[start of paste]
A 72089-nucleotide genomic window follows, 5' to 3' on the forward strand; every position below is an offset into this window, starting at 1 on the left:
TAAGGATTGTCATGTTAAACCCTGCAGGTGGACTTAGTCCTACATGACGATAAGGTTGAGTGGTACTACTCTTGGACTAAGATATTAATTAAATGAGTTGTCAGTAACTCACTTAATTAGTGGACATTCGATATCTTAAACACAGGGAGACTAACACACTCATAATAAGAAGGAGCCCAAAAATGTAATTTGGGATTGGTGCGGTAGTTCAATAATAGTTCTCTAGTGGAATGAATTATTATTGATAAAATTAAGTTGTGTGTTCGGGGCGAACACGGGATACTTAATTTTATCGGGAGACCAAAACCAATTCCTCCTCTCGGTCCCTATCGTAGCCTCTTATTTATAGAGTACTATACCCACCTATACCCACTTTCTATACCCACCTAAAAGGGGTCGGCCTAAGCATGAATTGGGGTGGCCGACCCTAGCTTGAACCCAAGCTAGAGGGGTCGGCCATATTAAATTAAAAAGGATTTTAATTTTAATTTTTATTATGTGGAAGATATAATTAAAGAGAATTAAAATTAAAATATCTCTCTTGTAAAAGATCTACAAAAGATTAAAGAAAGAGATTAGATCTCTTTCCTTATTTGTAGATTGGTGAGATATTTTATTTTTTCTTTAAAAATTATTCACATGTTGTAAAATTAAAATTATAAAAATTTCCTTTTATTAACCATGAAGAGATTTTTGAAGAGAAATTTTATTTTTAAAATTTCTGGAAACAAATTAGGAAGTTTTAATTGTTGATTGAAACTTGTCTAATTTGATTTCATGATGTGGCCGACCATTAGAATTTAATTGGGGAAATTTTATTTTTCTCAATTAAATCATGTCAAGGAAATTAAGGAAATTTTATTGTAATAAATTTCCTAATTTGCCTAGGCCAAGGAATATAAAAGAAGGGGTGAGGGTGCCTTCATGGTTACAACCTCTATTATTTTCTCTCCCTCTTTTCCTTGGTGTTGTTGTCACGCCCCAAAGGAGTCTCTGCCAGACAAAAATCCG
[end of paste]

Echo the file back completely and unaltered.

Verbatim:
A 72089-nucleotide genomic window follows, 5' to 3' on the forward strand; every position below is an offset into this window, starting at 1 on the left:
TAAGGATTGTCATGTTAAACCCTGCAGGTGGACTTAGTCCTACATGACGATAAGGTTGAGTGGTACTACTCTTGGACTAAGATATTAATTAAATGAGTTGTCAGTAACTCACTTAATTAGTGGACATTCGATATCTTAAACACAGGGAGACTAACACACTCATAATAAGAAGGAGCCCAAAAATGTAATTTGGGATTGGTGCGGTAGTTCAATAATAGTTCTCTAGTGGAATGAATTATTATTGATAAAATTAAGTTGTGTGTTCGGGGCGAACACGGGATACTTAATTTTATCGGGAGACCAAAACCAATTCCTCCTCTCGGTCCCTATCGTAGCCTCTTATTTATAGAGTACTATACCCACCTATACCCACTTTCTATACCCACCTAAAAGGGGTCGGCCTAAGCATGAATTGGGGTGGCCGACCCTAGCTTGAACCCAAGCTAGAGGGGTCGGCCATATTAAATTAAAAAGGATTTTAATTTTAATTTTTATTATGTGGAAGATATAATTAAAGAGAATTAAAATTAAAATATCTCTCTTGTAAAAGATCTACAAAAGATTAAAGAAAGAGATTAGATCTCTTTCCTTATTTGTAGATTGGTGAGATATTTTATTTTTTCTTTAAAAATTATTCACATGTTGTAAAATTAAAATTATAAAAATTTCCTTTTATTAACCATGAAGAGATTTTTGAAGAGAAATTTTATTTTTAAAATTTCTGGAAACAAATTAGGAAGTTTTAATTGTTGATTGAAACTTGTCTAATTTGATTTCATGATGTGGCCGACCATTAGAATTTAATTGGGGAAATTTTATTTTTCTCAATTAAATCATGTCAAGGAAATTAAGGAAATTTTATTGTAATAAATTTCCTAATTTGCCTAGGCCAAGGAATATAAAAGAAGGGGTGAGGGTGCCTTCATGGTTACAACCTCTATTATTTTCTCTCCCTCTTTTCCTTGGTGTTGTTGTCACGCCCCAAAGGAGTCTCTGCCAGACAAAAATCCG